FOR READERS: Consider the phenomenology of THE ACCIDENTAL PULPIT. How do you respond to the distinct experience of the space, and how does it inform your encounter with the text now in your hand? Think of (a) the political speech; (b) a speech at a wedding; (c) an intimate conversation in a noisy bar; (d) private reading; (e) traditional Swiss yodelling. Draw and ignore from each of these in your reading as appropriate.
Many of the artists, when first reading this text from the pulpit, laughed – in response, perhaps, to the strangeness of the situation. If as readers we concentrate intently on the words do we laugh more or less? THE ACCIDENTAL PULPIT will tell you.
FOR AUDIENCE: Stand at a distance as at a conventional rally or public lecture. The acoustics are terrible, particularly if it’s windy. You will probably hear only one or two of the speakers. Move closer, onto the top of the ramp, looking up, to hear the content of the speaker’s words. Experience a false intimacy: a conversational closeness, but towards an other distanced by position, location and script. Whilst hearing and/or not hearing the words reflect on their mixture of opacity and transparency. Stand at the back and enjoy a purely inaudible, visual spectacle. Disregard these instructions.
WHEN DOES THE PERFORMANCE END?
When everyone who wishes to has read the text aloud from the pulpit, postcards are distributed containing directions to a local pub, for further discussion. The performance at the Welbeck Street car park will take place without permission of NCP Car Parks. Cards instruct audience members to leave by different routes, to avoid large groups of people being recorded on CCTV cameras, and possibly prompting a response by security officials.
CODA: THE FUTURE IS NOT ONLY 2009
This project is a preface for larger scale projects, by ourselves and others, exploring the relevance of Call for Celebration, and, more broadly, the ideas of Illich, Freire, Reimer, Goodman and others. Future projects could move from readings into discussions and other events, or expand the number and style of readings. Like Illich’s own ideas, they could explore the applicability of these ideas to a number of different issues and areas of society.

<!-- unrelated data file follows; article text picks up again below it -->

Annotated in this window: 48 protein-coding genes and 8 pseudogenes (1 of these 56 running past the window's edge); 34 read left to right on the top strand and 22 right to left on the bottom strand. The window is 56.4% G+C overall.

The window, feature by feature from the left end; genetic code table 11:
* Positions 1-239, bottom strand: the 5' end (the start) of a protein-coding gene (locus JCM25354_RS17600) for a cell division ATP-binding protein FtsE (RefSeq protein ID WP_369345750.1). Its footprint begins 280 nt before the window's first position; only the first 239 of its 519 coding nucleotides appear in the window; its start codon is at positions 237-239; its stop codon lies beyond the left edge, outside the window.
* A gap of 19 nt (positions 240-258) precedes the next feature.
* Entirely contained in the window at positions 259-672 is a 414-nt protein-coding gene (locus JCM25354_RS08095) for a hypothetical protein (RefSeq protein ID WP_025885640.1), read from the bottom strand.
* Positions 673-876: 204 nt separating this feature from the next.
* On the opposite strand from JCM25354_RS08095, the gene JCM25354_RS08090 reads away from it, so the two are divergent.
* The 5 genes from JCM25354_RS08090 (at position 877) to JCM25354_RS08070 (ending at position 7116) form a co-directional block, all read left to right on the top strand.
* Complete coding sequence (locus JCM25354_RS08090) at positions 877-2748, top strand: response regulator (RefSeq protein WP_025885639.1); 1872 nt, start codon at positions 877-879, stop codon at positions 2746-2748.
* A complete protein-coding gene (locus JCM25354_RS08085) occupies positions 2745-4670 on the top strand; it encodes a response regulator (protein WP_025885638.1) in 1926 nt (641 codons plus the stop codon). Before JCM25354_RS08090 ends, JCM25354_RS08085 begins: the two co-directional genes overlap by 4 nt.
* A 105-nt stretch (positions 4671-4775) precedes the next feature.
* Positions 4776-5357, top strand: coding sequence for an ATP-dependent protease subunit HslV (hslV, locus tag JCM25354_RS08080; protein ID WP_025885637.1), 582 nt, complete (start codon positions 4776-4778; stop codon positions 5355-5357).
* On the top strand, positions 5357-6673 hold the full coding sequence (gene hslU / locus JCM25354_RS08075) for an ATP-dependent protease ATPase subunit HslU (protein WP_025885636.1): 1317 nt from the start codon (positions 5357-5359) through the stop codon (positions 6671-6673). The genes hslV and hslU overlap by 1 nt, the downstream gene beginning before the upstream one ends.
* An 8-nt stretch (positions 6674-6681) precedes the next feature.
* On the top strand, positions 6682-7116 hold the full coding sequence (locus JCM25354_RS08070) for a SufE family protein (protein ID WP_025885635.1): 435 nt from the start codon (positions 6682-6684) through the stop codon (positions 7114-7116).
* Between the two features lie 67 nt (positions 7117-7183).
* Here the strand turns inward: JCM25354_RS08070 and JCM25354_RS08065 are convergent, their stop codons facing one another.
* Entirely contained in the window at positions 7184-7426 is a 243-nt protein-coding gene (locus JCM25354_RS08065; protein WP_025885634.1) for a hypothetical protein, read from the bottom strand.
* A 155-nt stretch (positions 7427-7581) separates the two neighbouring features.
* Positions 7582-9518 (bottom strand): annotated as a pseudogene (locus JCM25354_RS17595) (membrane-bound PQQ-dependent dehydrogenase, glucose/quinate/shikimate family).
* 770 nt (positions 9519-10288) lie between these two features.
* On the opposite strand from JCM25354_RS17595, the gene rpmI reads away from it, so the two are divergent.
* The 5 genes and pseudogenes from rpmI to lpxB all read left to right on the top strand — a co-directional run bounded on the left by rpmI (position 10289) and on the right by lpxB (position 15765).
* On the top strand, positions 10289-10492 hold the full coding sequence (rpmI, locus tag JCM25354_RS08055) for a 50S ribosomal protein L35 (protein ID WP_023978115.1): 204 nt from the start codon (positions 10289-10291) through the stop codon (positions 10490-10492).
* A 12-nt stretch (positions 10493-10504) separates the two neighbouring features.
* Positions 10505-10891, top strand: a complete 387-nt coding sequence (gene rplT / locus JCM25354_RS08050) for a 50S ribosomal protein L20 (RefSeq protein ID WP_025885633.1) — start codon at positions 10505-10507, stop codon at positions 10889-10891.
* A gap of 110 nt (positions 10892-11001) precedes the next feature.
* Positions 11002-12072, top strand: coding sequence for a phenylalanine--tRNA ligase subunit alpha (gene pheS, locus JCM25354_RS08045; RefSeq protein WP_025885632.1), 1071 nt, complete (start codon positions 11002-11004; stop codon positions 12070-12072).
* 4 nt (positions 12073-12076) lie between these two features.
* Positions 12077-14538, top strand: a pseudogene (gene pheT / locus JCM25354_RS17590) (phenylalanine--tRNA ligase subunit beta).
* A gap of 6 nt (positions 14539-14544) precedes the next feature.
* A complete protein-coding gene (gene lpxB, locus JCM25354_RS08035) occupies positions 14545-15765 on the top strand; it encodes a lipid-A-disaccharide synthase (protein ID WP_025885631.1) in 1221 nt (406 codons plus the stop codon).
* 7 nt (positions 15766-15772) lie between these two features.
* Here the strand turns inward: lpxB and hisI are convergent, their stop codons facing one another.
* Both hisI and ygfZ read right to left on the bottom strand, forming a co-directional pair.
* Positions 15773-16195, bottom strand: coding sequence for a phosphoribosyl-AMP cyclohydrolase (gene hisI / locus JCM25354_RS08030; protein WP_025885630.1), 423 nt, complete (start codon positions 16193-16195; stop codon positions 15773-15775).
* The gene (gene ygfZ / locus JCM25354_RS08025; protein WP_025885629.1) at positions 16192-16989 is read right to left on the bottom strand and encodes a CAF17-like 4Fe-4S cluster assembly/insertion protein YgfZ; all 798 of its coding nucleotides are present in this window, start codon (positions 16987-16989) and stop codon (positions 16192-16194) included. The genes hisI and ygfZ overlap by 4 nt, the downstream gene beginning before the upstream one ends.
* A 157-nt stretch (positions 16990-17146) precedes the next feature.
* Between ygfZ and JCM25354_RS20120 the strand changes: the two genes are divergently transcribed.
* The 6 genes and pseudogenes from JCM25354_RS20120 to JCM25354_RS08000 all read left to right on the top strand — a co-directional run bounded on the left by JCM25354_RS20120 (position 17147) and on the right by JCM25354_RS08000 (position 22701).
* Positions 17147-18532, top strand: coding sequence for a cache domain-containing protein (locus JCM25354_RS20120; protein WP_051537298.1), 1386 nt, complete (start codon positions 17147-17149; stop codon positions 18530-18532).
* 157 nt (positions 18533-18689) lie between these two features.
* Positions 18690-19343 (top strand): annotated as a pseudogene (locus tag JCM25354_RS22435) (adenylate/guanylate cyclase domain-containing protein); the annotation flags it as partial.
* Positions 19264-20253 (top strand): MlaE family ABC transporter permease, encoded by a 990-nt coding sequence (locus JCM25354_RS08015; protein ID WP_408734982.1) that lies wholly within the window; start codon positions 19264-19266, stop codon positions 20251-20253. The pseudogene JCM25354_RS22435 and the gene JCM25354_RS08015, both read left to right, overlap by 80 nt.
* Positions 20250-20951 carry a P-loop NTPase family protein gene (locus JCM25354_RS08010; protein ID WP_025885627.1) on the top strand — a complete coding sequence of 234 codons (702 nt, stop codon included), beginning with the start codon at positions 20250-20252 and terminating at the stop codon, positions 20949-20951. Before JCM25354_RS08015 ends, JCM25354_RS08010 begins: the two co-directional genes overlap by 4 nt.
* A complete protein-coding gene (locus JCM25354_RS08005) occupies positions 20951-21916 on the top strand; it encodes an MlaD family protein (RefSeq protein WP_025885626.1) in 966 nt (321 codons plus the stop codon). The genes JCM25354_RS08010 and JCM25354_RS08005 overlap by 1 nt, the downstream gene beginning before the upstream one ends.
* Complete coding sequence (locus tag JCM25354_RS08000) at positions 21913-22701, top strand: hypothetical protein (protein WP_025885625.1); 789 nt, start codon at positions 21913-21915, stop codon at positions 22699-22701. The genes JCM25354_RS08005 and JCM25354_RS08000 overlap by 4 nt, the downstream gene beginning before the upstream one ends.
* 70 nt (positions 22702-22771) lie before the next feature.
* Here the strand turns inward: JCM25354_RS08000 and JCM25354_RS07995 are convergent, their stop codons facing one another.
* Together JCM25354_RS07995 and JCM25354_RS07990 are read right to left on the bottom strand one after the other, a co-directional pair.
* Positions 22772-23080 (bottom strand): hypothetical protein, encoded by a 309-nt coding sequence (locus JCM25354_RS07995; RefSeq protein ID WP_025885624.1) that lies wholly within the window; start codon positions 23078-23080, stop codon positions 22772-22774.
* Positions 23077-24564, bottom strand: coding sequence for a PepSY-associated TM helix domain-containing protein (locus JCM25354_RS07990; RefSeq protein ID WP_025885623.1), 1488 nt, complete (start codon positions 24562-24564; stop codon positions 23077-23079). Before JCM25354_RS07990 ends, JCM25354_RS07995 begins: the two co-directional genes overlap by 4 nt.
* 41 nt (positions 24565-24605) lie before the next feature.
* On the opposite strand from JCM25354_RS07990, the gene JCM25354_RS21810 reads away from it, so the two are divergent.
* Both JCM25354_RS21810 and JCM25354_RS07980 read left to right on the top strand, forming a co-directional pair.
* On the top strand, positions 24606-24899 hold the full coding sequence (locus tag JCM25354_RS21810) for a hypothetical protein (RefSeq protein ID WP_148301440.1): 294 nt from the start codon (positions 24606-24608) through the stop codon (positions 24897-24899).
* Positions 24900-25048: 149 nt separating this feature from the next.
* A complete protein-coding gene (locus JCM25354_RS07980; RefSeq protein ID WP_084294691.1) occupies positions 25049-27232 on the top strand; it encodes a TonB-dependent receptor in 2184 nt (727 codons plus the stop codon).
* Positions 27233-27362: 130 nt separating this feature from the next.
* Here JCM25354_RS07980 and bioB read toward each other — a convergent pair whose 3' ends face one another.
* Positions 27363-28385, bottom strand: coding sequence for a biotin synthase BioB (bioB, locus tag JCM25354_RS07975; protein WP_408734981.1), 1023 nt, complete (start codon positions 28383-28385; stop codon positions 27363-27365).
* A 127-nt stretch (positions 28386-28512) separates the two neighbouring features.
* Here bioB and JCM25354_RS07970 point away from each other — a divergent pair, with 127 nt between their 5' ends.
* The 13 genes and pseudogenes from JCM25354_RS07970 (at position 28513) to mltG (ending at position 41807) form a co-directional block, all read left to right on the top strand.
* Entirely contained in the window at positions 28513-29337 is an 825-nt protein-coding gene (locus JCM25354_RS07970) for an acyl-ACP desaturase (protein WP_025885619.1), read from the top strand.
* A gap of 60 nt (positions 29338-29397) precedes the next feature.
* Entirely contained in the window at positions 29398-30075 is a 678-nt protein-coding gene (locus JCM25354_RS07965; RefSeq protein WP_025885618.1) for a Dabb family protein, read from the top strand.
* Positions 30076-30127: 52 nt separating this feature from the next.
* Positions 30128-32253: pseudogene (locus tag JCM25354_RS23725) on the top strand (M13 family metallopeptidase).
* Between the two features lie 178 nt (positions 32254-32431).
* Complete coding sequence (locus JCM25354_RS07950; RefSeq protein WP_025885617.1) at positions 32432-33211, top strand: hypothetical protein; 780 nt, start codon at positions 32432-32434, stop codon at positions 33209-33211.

The possible range of these ideas can be mapped on to the NCP Wellbeck Street Car Park. Separate floors of the car park are dedicated to particular areas of investigation as follows:
FLOOR AREA OF STUDY
1a A CALL TO CELEBRATION
1b WHY WE MUST DISESTABLISH SCHOOL
2a VIOLENCE: A MIRROR FOR THE AMERICANS
2b NOT FOREIGNERS, YET FOREIGN
3a PHENOMENOLOGY OF SCHOOL
3b THE ELOQUENCE OF SILENCE
4a THE VANISHING CLERGYMAN
4b RITUALIZATION OF PROGRESS
5a THE POWERLESS CHURCH
5b THE FUTILITY OF SCHOOLING
6a INSTITUTIONAL SPECTRUM
6b SCHOOL: THE SACRED COW
7a IRRATIONAL CONSISTENCES
7b LEARNING WEBS
8a RE-BIRTH OF EPIMETHEAN MAN
8b SEUXAL POWER AND POLITICAL POTENCY
9a PLANNED POVERTY
9b A CONSTITUTION FOR CULTURAL REVOLUTION
This piece was first written as part of a performance/event at the NCP Welbeck Street Car Park devised by David Berridge, Hyun Jin Cho, David Johnson, and Pippa Koszerek. Celebration of Awareness was the final performance in an event that led visitors through the car park, encountering performances, curated by Birdseye Prouductions.
Celebration of Awareness is presented here as a script for events that may or not involve any of the original artists, explicitly mention Ivan Illich, take part in or otherwise reference any NCP car park.